Manoush Zomorodi is the host and managing editor of the podcast Note to Self from WNYC Studios.
Every week on her podcast, Manoush searches for answers to life’s digital quandaries, through experiments and conversations with listeners and experts. Topics include information overload, digital clutter, sexting “scandals," and the eavesdropping capabilities of our gadgets.
Her book, Bored and Brilliant: How Spacing Out Can Unlock Your Most Productive and Creative Self, is based on an experiment she did with tens of thousands of her listeners in 2015.
Prior to New York Public Radio, Manoush reported and produced around the world for BBC News and Thomson Reuters. Manoush grew up in Princeton, New Jersey and went to Georgetown University. She lives with her family in Brooklyn.
Manoush Zomorodi appears in the following:
Wednesday, November 15, 2017
Time to consider how online interference moves into the physical world. The second of our spy handbook for our data-rich era.
Wednesday, November 08, 2017
Russian spy tactics have gotten an upgrade since the Cold War. This week, how they work now.
Wednesday, November 01, 2017
If talking about democracy getting hacked feels like old news, it’s time to take a fresh look.
Wednesday, October 25, 2017
There was a time humans were guided by stars, not satellite. Now you can beam into robots, or turn on GPS. But when we put ourselves on autopilot we may lose our minds.
Monday, October 23, 2017
Boredom isn't so bad after all.
Wednesday, October 18, 2017
You judge the person playing Candy Crush. Even when it’s you. But that mental fist pump from leveling up has real value. How to stop judging and use games for a strategic reset.
Wednesday, October 11, 2017
The Replika app chats with you, learns from you, and reflects you back. Your AI self gets pretty real. #realtalkbot
Wednesday, October 04, 2017
And other fibs we tell our friends, family and lovers. Psychotherapist Esther Perel is back to call us on our bullsh*t.
Wednesday, September 27, 2017
Remember being dumped? Now, technology lets us delay, deflect, and disappear. Renowned psychotherapist Esther Perel is here to help us fall in love better.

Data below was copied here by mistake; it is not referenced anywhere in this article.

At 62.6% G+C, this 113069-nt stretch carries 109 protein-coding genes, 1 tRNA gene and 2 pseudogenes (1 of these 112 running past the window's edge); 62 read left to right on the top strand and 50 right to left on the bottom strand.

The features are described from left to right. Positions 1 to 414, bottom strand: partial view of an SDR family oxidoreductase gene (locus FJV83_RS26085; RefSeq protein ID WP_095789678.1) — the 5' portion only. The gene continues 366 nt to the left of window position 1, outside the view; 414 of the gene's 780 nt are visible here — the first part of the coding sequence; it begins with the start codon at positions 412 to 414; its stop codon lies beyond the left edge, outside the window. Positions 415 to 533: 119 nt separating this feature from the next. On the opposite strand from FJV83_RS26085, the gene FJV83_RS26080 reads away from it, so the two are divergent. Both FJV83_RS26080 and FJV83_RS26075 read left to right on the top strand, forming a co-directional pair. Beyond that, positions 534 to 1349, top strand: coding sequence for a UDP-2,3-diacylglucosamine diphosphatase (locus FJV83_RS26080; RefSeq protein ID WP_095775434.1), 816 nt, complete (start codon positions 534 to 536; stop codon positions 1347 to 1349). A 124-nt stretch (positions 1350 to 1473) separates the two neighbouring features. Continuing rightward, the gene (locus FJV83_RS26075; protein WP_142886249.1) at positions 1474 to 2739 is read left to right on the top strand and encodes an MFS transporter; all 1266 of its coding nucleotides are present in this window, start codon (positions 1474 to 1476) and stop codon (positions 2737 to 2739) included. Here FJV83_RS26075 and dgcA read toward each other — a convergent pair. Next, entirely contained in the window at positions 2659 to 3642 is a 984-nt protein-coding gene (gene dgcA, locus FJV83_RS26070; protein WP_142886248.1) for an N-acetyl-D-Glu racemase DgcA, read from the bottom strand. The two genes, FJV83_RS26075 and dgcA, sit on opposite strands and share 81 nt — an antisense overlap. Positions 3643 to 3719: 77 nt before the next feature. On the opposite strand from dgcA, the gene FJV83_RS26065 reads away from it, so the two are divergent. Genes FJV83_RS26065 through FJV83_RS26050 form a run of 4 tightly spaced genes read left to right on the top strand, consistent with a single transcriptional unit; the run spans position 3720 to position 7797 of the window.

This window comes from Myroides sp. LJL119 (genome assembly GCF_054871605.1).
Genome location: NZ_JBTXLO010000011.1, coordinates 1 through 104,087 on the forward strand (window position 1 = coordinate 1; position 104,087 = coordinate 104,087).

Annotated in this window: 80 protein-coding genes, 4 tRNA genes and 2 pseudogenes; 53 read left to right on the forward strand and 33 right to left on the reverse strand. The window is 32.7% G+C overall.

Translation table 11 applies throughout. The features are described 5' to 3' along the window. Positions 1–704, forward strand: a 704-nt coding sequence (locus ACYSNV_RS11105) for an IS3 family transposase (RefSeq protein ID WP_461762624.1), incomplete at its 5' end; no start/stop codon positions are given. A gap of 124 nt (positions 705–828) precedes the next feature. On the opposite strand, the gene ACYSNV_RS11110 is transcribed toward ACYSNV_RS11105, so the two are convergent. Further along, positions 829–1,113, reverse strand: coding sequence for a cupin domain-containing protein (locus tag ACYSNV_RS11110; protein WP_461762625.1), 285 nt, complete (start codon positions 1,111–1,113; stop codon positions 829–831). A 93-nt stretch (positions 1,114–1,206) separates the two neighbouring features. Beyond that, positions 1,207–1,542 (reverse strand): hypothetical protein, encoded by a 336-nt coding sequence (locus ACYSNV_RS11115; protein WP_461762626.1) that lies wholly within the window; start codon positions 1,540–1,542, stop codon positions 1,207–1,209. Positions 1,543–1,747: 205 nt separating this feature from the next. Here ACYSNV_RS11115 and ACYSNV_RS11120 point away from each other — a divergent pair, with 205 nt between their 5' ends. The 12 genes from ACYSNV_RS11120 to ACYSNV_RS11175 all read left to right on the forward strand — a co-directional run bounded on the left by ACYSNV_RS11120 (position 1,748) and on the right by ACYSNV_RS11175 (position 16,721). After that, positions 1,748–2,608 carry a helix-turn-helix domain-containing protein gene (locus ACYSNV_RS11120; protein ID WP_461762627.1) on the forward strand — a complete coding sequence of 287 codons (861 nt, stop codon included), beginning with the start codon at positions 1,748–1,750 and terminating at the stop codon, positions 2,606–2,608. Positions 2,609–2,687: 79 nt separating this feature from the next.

Friday, September 15, 2017
Brooke talks to Note to Self host Manoush Zomorodi about her fear of boredom and Manoush's new book, "Bored and Brilliant."
Wednesday, September 13, 2017
How (and why) a week of boredom sparked a brilliant breakthrough for one college student. And the link between single-tasking and innovation.
Wednesday, August 02, 2017
This week, five episodes for five ways we can do better by the planet. First: warm up, strip down. Rethink the air conditioner.
Wednesday, August 02, 2017
Giant whale turds. A permanent shade over the sun. One is flashier, but that's the danger of it. This is poopier oceans vs. the climate change quick fix.
Wednesday, July 26, 2017
The hacks, the Verizon sale, the uncool factor. This week, the tech loyalties we keep when maybe we shouldn’t.
Wednesday, July 19, 2017
We visit the Dark Web, where you can get heroin, fentanyl and oxycontin shipped right to your door. This week, the link between online drug markets and America’s opioid crisis.
Wednesday, July 12, 2017
A third of kids are online before they’re born, thanks to sonogram images posted to Facebook. Is there a downside to all the kid photos we share?
Wednesday, July 05, 2017
Yeah, it’s been a while for us too. So let’s reset. It’s the Bored and Brilliant bootcamp: three quick challenges to make space for brilliance in our accelerating world.
Wednesday, June 21, 2017
Black Mirror is a tweaked reflection of technology’s worst consequences - a "sarcastic version of the present." So of course we love it. This week, we talk to its genius creators.
Thursday, June 08, 2017
Today, Sen. Wyden hears testimony from former FBI Director James Comey. Next week, he’ll be on N2S. Here’s a sneak peek at our chat about cybersecurity and your digital rights.
Wednesday, June 07, 2017
People upload every kind of image (un)imaginable. Content moderators look at all the awful stuff, so you don’t have to. They toil in obscurity. Why aren’t they held up as heroes?